Thanet council at 'significant risk' over cash pot

Dreamland at Xmas - 6/12/15 Image copyright Getty Images
Image caption Thanet District council approved an additional £2.25m for Dreamland in 2015

A council faces "significant risks" because of its support for a theme park and ferry company, a report has said.

The Thanet District Council (TDC) cash pot is less than a third of that compared to similar local authorities, the internal budget report claimed.

It said the council had faced a number of "unexpected" costs, including supporting Dreamland theme park.

Chris Wells, the UKIP leader of the council, said: "You'd expect reserves to be lower than average."

The report said TDC was expecting to have reserves totalling £6.6m, compared to £20m held on average by similar authorities.

It said the council had suffered "a number of unexpected, unbudgeted events" in recent years.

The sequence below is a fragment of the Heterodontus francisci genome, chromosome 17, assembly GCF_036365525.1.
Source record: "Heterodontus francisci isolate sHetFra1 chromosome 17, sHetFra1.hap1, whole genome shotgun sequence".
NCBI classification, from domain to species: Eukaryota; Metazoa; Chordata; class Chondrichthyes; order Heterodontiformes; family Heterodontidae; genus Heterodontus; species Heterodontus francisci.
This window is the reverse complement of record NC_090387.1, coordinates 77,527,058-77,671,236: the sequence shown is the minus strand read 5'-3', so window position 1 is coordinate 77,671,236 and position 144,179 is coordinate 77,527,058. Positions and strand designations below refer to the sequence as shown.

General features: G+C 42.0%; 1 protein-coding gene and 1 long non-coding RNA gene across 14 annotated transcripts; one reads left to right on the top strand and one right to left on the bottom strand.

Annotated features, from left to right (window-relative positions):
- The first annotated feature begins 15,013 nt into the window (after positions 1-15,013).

"Thanet carries far more risk than average," the report said.

The council had to pay compensation after banned live animal exports through the Port of Ramsgate, supported TransEuropa Ferries, which later went bust, and faced "a sizeable overspend" on Dreamland theme park, while under a Labour administration.

Labour councillor Peter Campbell said: "It certainly wasn't bad management, it was just a series of unlinked issues that came about at the same time."

Analysis: Helen Catt, BBC South East political editor

Not many other councils have a theme park and a port to their names, but the unusual portfolio means Thanet has taken several large financial hits in recent years.

Now some are concerned it does not have the money to take any more.

Under the coalition government, councils were criticised for sitting on large reserves and actively encouraged to spend them.

Thanet is at a level which is much lower then their neighbouring districts and councillors have now been told they need to replenish them.

Mr Wells said: "Over the last 18 months we've had to deal with 40% cuts in the revenue support fund from government, we've had to deal with the absolute costs of some very foolish decisions by previous administrations.

"In that context, you'd expect reserves to be lower than average".

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